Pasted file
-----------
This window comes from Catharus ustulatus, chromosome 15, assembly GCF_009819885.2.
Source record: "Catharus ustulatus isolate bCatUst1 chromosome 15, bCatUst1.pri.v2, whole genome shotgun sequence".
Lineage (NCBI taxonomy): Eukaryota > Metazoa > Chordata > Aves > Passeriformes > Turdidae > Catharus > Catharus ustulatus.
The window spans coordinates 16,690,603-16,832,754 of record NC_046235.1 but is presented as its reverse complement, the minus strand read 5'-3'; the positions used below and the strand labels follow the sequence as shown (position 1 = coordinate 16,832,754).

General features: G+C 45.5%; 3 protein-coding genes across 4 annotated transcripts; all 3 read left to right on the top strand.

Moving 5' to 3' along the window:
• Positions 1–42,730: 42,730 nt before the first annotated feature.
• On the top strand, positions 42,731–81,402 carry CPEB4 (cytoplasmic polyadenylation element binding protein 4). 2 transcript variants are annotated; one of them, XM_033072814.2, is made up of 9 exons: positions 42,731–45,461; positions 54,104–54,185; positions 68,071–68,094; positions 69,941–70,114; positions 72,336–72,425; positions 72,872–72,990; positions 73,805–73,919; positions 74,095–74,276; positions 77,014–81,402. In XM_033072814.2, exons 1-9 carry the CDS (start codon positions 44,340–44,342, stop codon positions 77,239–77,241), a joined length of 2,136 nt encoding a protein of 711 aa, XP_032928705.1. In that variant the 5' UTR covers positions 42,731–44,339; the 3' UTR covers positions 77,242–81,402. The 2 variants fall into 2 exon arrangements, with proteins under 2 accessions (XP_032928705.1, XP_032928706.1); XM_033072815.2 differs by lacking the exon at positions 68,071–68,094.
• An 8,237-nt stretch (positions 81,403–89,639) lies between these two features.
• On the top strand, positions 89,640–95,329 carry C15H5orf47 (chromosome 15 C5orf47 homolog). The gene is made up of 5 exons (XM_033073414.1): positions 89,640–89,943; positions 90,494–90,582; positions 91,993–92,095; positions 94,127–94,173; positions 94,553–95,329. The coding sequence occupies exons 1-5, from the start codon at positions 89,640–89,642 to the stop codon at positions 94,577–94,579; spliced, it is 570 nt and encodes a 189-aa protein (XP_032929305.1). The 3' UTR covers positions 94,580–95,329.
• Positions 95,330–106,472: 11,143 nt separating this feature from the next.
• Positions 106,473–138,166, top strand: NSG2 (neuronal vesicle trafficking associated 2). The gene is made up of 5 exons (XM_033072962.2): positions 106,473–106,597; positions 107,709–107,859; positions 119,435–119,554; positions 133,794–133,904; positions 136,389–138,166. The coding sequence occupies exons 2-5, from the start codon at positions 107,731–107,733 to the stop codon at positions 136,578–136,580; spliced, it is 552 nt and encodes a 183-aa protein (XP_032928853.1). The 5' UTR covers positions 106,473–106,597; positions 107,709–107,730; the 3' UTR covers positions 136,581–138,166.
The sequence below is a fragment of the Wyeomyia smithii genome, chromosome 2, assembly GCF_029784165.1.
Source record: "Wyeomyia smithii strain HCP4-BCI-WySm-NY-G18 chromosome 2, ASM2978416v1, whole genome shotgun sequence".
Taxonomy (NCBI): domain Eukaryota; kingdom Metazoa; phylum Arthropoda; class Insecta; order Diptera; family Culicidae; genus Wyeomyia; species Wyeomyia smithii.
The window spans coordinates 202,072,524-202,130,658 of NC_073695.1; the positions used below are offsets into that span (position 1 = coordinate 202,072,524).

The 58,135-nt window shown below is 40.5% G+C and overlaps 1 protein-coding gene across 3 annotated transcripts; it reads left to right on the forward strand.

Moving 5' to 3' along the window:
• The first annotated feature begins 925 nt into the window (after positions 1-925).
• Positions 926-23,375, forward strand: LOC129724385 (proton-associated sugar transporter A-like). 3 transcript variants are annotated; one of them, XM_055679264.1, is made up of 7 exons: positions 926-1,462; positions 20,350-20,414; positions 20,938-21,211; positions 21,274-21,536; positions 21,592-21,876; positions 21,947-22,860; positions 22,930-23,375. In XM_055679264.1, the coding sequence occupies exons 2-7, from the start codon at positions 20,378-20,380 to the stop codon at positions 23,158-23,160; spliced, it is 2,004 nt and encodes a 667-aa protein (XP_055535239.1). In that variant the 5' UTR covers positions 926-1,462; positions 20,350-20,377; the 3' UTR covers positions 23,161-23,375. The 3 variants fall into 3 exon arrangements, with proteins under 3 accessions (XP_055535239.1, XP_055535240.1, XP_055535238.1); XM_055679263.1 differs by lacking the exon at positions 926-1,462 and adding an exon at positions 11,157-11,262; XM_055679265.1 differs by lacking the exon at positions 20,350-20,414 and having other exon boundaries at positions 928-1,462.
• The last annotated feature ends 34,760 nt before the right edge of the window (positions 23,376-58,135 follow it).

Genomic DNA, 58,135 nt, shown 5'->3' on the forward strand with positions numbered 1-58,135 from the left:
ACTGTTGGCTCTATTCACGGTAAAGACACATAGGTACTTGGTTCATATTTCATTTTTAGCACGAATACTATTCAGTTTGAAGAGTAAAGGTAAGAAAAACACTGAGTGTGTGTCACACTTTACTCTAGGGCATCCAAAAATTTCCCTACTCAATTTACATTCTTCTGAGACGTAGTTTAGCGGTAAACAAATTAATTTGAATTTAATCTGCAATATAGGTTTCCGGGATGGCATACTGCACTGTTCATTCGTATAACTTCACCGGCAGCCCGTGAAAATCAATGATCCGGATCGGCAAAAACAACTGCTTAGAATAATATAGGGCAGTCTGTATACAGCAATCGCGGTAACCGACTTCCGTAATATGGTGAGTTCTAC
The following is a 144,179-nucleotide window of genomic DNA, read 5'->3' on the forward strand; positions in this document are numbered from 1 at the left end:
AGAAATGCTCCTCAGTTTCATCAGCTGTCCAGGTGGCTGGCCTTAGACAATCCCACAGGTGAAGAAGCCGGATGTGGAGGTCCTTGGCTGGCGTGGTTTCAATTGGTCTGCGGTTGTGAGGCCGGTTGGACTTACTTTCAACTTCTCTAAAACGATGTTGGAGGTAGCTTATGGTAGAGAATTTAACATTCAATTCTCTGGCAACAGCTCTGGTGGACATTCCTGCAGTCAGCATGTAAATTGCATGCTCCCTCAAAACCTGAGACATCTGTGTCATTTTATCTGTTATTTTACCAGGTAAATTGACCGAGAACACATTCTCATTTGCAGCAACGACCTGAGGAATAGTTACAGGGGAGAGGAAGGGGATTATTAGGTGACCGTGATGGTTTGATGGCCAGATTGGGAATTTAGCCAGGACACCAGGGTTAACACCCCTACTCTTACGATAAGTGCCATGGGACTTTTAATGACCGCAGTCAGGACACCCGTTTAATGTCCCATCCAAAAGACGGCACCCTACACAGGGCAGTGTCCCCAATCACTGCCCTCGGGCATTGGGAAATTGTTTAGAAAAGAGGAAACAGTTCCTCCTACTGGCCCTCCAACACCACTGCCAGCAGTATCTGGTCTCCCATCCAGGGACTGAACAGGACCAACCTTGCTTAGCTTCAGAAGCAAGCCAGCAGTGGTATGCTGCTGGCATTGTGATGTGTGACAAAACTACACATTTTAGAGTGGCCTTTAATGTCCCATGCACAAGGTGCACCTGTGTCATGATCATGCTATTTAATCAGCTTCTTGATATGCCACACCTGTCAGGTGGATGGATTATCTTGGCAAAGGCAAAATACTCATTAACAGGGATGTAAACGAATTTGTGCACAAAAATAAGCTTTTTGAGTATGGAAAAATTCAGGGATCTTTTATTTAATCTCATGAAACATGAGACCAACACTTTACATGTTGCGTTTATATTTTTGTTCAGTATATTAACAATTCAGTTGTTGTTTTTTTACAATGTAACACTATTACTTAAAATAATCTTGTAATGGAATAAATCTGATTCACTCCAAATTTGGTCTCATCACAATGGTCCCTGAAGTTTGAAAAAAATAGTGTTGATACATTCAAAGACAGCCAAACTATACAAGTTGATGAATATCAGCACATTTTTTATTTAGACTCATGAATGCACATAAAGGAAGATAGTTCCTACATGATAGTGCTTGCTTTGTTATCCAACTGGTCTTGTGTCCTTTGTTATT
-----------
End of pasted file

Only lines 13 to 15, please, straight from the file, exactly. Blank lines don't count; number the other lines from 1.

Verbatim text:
The sequence below is a fragment of the Wyeomyia smithii genome, chromosome 2, assembly GCF_029784165.1.
Source record: "Wyeomyia smithii strain HCP4-BCI-WySm-NY-G18 chromosome 2, ASM2978416v1, whole genome shotgun sequence".
Taxonomy (NCBI): domain Eukaryota; kingdom Metazoa; phylum Arthropoda; class Insecta; order Diptera; family Culicidae; genus Wyeomyia; species Wyeomyia smithii.